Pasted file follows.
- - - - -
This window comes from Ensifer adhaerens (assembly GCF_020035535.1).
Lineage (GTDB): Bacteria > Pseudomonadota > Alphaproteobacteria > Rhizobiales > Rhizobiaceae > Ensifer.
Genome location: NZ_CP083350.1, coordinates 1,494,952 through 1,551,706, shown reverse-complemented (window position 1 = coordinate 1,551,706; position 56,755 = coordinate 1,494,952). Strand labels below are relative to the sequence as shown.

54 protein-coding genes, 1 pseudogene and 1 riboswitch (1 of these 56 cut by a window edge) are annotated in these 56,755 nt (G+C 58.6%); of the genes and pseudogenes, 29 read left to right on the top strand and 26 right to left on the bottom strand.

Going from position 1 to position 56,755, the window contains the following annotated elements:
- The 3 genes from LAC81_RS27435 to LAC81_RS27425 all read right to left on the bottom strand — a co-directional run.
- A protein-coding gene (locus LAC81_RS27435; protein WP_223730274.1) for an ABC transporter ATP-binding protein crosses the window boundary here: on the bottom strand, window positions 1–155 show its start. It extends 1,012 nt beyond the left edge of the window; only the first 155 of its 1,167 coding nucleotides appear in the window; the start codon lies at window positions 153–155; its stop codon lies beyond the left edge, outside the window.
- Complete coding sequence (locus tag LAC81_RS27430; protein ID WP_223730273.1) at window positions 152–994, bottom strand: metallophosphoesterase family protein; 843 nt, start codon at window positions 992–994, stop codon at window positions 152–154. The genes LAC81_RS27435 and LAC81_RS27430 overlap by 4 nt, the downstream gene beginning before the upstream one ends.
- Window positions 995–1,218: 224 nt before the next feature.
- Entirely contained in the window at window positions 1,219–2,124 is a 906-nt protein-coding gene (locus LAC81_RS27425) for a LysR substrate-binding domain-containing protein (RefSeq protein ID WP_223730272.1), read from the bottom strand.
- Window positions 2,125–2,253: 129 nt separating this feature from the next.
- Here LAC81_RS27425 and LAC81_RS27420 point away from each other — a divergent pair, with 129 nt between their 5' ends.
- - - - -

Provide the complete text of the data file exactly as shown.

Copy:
This window comes from Ensifer adhaerens (assembly GCF_020035535.1).
Lineage (GTDB): Bacteria > Pseudomonadota > Alphaproteobacteria > Rhizobiales > Rhizobiaceae > Ensifer.
Genome location: NZ_CP083350.1, coordinates 1,494,952 through 1,551,706, shown reverse-complemented (window position 1 = coordinate 1,551,706; position 56,755 = coordinate 1,494,952). Strand labels below are relative to the sequence as shown.

54 protein-coding genes, 1 pseudogene and 1 riboswitch (1 of these 56 cut by a window edge) are annotated in these 56,755 nt (G+C 58.6%); of the genes and pseudogenes, 29 read left to right on the top strand and 26 right to left on the bottom strand.

Going from position 1 to position 56,755, the window contains the following annotated elements:
- The 3 genes from LAC81_RS27435 to LAC81_RS27425 all read right to left on the bottom strand — a co-directional run.
- A protein-coding gene (locus LAC81_RS27435; protein WP_223730274.1) for an ABC transporter ATP-binding protein crosses the window boundary here: on the bottom strand, window positions 1–155 show its start. It extends 1,012 nt beyond the left edge of the window; only the first 155 of its 1,167 coding nucleotides appear in the window; the start codon lies at window positions 153–155; its stop codon lies beyond the left edge, outside the window.
- Complete coding sequence (locus tag LAC81_RS27430; protein ID WP_223730273.1) at window positions 152–994, bottom strand: metallophosphoesterase family protein; 843 nt, start codon at window positions 992–994, stop codon at window positions 152–154. The genes LAC81_RS27435 and LAC81_RS27430 overlap by 4 nt, the downstream gene beginning before the upstream one ends.
- Window positions 995–1,218: 224 nt before the next feature.
- Entirely contained in the window at window positions 1,219–2,124 is a 906-nt protein-coding gene (locus LAC81_RS27425) for a LysR substrate-binding domain-containing protein (RefSeq protein ID WP_223730272.1), read from the bottom strand.
- Window positions 2,125–2,253: 129 nt separating this feature from the next.
- Here LAC81_RS27425 and LAC81_RS27420 point away from each other — a divergent pair, with 129 nt between their 5' ends.